High Office: Fire Safety in Tall, Supertall and Megatall Office Buildings

High Office: Fire Safety in Tall, Supertall and Megatall Office Buildings

By Madelena Hanc and Alexi Marmot. British Council for Offices, 2020. https://tinyurl.com/yxqy5so4

Brian J. Meacham (Meacham Associates) considers this new, short and insightful report on fire safety.  Fire safety in tall buildings depends upon socio-technical systems involving complex interactions between the technologies used, the myriad of actors and stakeholders involved and the range of institutions involved in creating, operating, maintaining and regulating buildings.

This report by the British Council for Offices reviews the evolution of very tall building movement in the UK and around the world, the fire safety challenges associated with these unique structures, and considerations for increasing the level of fire safety afforded in operational buildings. While the focus is nominally on office uses, many factors associated with residential occupancies are discussed, in part resulting from the multi-occupancy nature of very tall buildings.

The report begins with a useful synopsis of the global trends to building at height and the motivating factors, including a history of tall building design in the UK.  It presents a taxonomy for very tall buildings by height, including ‘supertall’ and ‘megatall’ designations as defined by the Council on Tall Buildings and Urban Habitat (CTBUH).1  It discusses how policies, economics and desires for development of iconic structures shifted thinking, with a focus on development in the UK and the City of London in particular. It then moves into a framing of the fire safety challenges of buildings, including legislation, and highlights some of the fire concerns associated with buildings of height.  The report reminds the readers of the potential consequences of fires in tall buildings by pointing out some of the many issues associated with well-known tragic fires such as the 2001 World Trade Centers fires and collapses in New York City and the 2017 Grenfell Tower fire in London.  It also points to how fire research over time has been instrumental to facilitating fire safety at height, but how the lessening of investment in this area presents challenges going forward.  This, coupled with concerns around building fire safety regulation and practice of fire safety engineering in delivering well-performing buildings, reflect key items to be addressed going forward to increase fire safety design of tall buildings.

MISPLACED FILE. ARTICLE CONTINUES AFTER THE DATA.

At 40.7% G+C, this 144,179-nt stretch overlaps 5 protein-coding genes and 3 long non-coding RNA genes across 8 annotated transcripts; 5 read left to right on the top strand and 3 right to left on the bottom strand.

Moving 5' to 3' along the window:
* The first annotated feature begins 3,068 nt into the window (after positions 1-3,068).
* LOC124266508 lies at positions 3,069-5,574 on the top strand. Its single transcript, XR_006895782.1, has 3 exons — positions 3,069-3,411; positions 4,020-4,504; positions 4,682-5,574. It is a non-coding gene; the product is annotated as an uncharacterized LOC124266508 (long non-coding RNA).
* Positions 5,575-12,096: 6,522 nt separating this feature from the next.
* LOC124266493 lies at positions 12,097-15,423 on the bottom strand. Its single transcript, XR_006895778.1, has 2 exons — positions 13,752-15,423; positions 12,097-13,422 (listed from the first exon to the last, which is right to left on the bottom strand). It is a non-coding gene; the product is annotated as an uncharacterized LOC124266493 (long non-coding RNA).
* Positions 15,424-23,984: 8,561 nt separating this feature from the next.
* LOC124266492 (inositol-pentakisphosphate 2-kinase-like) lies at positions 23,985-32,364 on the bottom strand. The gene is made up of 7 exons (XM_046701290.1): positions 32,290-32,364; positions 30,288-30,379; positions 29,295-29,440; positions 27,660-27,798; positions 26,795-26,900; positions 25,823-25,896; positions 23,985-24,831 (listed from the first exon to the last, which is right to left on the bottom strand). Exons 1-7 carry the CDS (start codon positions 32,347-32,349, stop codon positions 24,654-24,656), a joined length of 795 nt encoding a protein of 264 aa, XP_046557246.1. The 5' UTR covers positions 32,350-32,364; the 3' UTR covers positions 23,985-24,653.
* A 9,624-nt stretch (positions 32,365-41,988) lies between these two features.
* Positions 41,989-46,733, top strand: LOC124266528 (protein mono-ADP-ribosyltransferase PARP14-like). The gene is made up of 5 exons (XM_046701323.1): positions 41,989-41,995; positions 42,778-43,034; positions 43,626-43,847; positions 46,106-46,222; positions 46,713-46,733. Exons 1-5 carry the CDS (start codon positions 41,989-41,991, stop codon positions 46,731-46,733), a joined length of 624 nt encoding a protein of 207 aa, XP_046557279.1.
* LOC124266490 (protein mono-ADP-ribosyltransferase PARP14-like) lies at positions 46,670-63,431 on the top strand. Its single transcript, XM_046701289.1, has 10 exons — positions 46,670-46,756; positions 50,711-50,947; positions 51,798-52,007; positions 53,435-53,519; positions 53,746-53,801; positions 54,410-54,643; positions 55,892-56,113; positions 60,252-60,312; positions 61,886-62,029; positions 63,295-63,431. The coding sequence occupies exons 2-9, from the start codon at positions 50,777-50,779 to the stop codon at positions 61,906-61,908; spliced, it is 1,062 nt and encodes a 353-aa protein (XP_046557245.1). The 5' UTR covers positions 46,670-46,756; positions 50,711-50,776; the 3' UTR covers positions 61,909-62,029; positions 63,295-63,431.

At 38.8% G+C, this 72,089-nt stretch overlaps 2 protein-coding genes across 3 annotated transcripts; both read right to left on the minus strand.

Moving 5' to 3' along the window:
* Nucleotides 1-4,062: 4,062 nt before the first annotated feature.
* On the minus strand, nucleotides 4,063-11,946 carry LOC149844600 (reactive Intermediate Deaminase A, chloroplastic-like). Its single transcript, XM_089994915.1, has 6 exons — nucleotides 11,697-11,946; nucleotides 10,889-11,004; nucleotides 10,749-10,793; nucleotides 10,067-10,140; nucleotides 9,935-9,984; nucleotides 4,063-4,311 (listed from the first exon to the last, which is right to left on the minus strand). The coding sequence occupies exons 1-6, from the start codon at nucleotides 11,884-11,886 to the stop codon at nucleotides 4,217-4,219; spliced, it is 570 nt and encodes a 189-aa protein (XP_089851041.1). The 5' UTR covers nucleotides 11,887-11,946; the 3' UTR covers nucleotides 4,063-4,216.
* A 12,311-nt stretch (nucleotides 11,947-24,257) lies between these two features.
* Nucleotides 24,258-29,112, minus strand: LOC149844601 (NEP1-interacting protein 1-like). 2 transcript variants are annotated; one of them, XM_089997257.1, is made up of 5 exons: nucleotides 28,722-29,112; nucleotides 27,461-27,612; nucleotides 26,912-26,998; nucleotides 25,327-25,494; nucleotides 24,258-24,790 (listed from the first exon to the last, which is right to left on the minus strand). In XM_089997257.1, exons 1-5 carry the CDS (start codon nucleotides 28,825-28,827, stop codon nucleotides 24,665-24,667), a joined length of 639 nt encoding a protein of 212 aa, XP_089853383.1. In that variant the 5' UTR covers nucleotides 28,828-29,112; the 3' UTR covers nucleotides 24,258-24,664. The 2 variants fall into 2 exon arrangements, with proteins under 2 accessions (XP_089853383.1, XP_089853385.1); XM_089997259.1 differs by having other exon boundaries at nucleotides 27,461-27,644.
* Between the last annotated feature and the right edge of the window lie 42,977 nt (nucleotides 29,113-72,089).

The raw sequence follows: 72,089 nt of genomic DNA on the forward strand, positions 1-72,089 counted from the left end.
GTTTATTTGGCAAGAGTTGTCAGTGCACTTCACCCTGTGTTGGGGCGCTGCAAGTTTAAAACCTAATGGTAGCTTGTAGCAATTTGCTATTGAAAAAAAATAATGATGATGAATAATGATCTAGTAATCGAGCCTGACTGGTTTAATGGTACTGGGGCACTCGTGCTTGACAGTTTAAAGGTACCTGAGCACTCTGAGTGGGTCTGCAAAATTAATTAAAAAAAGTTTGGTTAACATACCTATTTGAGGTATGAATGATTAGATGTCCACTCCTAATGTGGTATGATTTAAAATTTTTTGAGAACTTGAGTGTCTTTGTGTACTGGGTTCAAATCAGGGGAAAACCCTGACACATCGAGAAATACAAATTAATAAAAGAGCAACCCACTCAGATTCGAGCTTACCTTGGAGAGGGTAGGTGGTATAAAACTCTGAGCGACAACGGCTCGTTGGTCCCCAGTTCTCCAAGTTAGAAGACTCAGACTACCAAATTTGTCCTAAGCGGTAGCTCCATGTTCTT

A brief summary of fire risk assessment and fire safety design concept for buildings is then presented, with emphasis on issues of increased importance for tall building design. Included are considerations of occupant behaviour and demography, evacuation alternatives, and the need for effective compartmentation and structural fire performance. No particular emphasis is given to the efficacy of automatic fire sprinklers in enhancing fire performance, or the need to facilitate effective fire service response, which are key fire safety considerations in very tall buildings worldwide.2 

As a means to illustrate the extent to what can go wrong when gaps in fire safety legislation, design and control exist, the report closes with a discussion of the situation and lessons being learned following the Grenfell Tower tragedy in London.  This event served to highlight how well-intentioned policies and guidance will only be effective if implemented and assured by properly qualified and competent persons, using appropriate means and methods, in a professional and ethical manner. It also points to the challenges that can then be created when well-intended reactions aimed at addressing one gap in the regulatory system can create stresses elsewhere. 

As an informational document, this report provides a good overview of the recent increase in number and height of very tall buildings, and serves as a useful primer for understanding the complexities and challenges associated with fire safety design in these buildings. It provides context for developers, architects, building owners and managers regarding the benefits of robust building fire safety regulations, fire risk assessments, insurance audits, and use of appropriately qualified and competent fire safety engineers and other professionals in the analysis, design and retrofit stages of a building’s life.  It also highlights concerns when gaps exist in any of these key areas.